OGJ Washington Editor
WASHINGTON, DC, July 2 -- Production-time diagrams of fluids produced from three tight gas accumulations in Wyoming’s Madden field showed little or no correlation between gas and water, a new US Geological Survey study found.
The fluid production diagrams from the Cody shale, Mesaverde formation, and lower Fort Union formation in the Wind River basin had disparate gas and water signatures, according to the report that USGS posted July 1 on its web site.
“Fractional change in gas and water production during a 5-year period was greatest in the Cody shale and least in the lower Fort Union formation. Water production generally commenced with gas production and increased or decreased with time while gas production generally decreased,” it said.
The study, authored by Philip H. Nelson, Patrick K. Trainor, and Thomas M. Finn, determined that well position along the Madden anticline did not seem to control fluid production, and that the initial magnitude of gas production was not a determinant of either the magnitude or the sense of subsequent water production.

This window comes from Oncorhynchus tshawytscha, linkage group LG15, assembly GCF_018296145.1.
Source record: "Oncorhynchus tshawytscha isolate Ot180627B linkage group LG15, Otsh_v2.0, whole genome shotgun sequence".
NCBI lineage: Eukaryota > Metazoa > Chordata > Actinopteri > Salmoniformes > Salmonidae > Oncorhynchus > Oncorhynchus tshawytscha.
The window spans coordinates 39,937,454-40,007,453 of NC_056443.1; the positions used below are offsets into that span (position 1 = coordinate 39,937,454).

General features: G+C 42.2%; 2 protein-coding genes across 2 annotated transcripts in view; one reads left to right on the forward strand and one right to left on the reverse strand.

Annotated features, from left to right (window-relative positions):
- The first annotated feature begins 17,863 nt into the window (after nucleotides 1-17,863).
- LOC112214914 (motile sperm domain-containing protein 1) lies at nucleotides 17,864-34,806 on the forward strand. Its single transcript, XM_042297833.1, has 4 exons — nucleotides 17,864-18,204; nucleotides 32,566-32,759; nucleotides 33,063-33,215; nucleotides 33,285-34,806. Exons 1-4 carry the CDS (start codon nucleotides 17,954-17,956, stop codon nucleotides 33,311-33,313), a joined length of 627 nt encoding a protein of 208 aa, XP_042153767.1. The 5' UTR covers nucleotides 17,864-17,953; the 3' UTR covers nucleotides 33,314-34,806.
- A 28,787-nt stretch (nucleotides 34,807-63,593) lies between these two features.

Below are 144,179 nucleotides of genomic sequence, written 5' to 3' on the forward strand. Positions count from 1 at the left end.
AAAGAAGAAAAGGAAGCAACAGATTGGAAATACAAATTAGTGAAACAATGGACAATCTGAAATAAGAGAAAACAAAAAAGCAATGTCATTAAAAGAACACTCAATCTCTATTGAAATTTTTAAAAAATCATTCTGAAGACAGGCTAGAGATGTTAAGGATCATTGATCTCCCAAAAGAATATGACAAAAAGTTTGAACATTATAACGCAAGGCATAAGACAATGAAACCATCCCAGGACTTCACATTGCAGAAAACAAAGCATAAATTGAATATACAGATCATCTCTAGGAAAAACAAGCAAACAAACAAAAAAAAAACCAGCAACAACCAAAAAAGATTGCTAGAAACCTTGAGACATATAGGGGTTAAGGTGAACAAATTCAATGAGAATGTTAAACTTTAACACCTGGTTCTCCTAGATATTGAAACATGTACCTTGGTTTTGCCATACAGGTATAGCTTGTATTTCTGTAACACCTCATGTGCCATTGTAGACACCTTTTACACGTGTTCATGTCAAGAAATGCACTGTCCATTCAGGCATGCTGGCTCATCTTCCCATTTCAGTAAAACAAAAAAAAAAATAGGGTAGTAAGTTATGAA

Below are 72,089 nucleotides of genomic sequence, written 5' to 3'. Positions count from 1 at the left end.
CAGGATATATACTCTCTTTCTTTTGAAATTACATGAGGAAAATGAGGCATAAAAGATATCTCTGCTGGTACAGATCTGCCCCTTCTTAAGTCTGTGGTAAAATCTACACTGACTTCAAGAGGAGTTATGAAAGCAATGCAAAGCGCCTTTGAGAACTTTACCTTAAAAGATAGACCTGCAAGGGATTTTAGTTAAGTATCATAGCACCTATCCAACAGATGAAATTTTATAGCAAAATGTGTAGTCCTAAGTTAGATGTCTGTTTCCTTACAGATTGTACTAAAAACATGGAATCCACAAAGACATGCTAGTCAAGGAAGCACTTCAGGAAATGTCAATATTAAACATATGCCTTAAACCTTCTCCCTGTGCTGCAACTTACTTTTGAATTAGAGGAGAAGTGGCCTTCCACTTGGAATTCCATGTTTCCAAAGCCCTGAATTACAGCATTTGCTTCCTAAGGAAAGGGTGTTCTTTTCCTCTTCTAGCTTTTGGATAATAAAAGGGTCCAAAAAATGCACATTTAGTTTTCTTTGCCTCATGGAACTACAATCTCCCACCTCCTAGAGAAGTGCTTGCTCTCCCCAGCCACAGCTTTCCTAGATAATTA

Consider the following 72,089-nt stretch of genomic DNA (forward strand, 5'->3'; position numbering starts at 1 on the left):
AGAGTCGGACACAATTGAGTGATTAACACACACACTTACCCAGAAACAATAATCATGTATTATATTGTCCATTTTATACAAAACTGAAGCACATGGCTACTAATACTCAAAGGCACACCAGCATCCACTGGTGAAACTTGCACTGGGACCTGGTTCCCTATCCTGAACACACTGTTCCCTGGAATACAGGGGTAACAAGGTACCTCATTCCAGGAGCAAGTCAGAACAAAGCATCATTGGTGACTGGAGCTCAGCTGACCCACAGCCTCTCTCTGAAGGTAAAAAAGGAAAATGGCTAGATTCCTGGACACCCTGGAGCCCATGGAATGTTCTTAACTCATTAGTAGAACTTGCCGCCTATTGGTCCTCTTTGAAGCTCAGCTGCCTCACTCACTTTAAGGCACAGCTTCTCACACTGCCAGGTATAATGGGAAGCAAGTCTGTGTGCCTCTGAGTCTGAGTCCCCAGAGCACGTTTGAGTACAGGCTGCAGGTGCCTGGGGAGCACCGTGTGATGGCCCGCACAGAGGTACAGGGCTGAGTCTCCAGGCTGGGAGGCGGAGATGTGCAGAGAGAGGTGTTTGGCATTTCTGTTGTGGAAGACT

“We conclude that gas and water production from tight gas accumulations in the Madden field are generally independent of one another, and a speculative model linking tectonics, timing of gas generation, and fracture flow has been proposed,” it said.
The study also said an examination of vector diagrams from three fields (Frenchie Draw, Cooper Reservoir, and Madden) in the Lower Fort Union formation showed that the three accumulations responded differently over time.
In Frenchie Draw wells, gas declined slowly and at about the same rate as in Madden, but water did not change (with one exception), while water production either increased or decreased in Madden, it said. Both gas and water declined at much higher rates in the Cooper Reservoir field than in either Frenchie Draw or Madden, it indicated.
“The differences in water and production may indicate that fracturing plays a smaller role in Cooper Reservoir and Frenchie Draw than it does in Madden,” the study said.
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